Continuing the spectacular ten-year bull market for gold prices, global demand for the precious metal hit 4,067.1 tonnes in 2011 with a value of US$205.5 billion, the highest record in 14 consecutive years, according to the 2011 Gold Demand Trends Report released last Thursday by the World Gold Council (WGC), the market development organization for the gold industry.
The increase was largely driven by the investment sector (bar and coin demand, physical bar demand, etc.). Demand remained strong throughout the whole year of 2011, closing up by 5 percent as compared to 2010.
Gold buying in the major markets of India and China accounted for 49 percent of the world's total demand and 55 percent of global jewelry demand. In addition, a surge of demand in Europe arose over concern from the eurozone crisis, especially as central banks strove to diversify assets.
The average price of gold in 2011 was US$1,571.5 per ounce, more than 28 percent higher than that of 2010, according to the WGC report. In 2011, the price hit a record US$1,920 per ounce in September, and then began to fluctuate between that peak and above US$1,300 per ounce, until it closed for the year at US$1,531 per ounce.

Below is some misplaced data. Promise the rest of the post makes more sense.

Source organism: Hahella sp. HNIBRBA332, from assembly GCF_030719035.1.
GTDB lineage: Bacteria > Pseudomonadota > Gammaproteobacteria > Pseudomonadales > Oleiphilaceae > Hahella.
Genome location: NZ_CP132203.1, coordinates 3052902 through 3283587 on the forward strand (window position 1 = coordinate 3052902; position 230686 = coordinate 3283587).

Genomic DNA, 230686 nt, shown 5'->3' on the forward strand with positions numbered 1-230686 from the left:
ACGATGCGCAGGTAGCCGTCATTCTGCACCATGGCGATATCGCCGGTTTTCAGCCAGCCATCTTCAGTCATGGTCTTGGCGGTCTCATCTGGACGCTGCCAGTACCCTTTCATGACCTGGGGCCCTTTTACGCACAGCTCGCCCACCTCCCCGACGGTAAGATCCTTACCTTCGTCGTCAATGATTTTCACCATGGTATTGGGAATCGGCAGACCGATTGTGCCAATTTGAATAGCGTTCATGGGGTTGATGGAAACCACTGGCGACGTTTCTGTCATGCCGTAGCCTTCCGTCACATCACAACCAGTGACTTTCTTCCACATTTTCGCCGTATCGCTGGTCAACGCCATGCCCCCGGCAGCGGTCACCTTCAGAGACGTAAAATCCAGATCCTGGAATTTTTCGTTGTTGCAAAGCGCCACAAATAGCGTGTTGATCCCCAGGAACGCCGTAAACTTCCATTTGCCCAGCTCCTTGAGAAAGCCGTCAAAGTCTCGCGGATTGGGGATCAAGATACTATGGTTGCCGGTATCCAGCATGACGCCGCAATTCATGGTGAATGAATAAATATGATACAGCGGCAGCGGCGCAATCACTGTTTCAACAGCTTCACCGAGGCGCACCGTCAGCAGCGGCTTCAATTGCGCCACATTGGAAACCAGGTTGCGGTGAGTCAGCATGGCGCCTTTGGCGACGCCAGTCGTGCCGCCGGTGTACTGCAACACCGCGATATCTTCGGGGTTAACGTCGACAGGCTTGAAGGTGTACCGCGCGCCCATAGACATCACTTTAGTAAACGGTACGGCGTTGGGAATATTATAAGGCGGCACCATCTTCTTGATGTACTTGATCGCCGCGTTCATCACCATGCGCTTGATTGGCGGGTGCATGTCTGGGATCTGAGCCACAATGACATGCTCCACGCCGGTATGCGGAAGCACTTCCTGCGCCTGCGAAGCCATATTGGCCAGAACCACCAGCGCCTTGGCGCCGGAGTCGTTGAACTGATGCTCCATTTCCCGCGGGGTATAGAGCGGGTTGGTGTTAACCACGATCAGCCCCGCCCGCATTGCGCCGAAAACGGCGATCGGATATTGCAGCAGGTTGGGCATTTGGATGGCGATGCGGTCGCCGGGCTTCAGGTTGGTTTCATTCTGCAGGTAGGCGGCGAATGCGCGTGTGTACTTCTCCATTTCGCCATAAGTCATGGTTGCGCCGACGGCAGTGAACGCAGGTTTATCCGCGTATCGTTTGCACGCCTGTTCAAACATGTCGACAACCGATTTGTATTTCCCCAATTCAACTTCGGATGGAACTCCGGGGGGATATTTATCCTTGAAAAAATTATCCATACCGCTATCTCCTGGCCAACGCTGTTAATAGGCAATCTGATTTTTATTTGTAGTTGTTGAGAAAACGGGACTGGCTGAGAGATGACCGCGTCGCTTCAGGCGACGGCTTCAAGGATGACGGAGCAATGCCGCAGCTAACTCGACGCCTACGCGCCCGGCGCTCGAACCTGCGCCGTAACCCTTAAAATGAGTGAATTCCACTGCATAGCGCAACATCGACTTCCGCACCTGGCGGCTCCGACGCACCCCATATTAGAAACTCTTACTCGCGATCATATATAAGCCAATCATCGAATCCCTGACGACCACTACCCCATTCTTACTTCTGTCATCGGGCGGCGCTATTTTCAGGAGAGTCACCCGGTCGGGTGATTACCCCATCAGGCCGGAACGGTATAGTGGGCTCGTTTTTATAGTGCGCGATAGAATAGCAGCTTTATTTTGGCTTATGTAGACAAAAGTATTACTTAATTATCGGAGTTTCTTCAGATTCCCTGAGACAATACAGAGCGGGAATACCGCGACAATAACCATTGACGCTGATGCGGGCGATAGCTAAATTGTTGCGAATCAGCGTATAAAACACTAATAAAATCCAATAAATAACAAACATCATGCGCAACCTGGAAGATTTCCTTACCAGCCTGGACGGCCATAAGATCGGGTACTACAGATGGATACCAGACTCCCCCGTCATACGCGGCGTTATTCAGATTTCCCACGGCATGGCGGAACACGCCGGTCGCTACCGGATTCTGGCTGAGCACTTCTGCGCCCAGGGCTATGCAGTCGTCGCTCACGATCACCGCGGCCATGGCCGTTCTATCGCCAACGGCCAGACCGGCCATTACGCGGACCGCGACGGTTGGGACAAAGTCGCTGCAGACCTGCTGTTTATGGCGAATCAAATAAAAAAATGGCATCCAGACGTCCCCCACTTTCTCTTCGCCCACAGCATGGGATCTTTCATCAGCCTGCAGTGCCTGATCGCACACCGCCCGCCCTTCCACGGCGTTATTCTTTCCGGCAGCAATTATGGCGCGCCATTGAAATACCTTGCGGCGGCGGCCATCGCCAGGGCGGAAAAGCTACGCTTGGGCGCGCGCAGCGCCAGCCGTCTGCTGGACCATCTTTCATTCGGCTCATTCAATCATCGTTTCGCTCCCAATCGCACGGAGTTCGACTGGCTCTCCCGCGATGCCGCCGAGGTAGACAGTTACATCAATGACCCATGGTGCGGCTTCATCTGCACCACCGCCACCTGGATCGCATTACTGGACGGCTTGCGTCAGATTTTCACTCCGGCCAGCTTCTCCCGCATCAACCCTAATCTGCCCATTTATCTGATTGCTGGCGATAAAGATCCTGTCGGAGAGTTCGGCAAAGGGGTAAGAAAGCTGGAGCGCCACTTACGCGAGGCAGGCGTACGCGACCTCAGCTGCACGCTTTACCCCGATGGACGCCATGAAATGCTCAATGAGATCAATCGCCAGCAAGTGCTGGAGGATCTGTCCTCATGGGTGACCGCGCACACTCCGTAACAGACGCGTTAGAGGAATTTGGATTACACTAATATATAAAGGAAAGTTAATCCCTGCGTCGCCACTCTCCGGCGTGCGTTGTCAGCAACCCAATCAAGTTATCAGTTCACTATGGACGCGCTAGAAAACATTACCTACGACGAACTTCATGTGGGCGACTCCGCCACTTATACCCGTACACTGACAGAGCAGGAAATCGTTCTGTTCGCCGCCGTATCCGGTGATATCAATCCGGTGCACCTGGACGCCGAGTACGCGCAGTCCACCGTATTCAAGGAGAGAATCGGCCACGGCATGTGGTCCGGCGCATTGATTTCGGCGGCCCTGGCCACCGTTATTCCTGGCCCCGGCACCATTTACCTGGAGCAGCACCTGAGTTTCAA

Historically, the gold price surged from US$272 per ounce at the end of 2000 to about US$1,700 per ounce at present, almost a six-fold increase. Thomson Reuters, a leading business data provider, estimated in January that the global gold market will continue its bull run to hit US$2,000 per ounce later this year or in early 2013.
Also read: Top 10 gold-producing countries in 2011
The following are the world's top ten gold buyers in terms of consumer demand compiled by the World Gold Council.
Saudi Arabia 沙特阿拉伯
Saudi Arabia was the 10th largest consumer of gold in the world in 2011. [gulfnews.com]
Year on Year Change: -12 percent
Saudi Arabia was the 10th largest consumer of gold in the world in 2011. Its total demand fell by 12 percent from 82.1 tonnes in 2010 to 72.2 tonnes in 2011, accounting for about 36 percent of the Middle East Region. In 2011, Saudi Arabia's jewelry demand declined by 17 percent to 55.8 tonnes, while total bar and coin investment surged by 13 percent to 16.4 tonnes.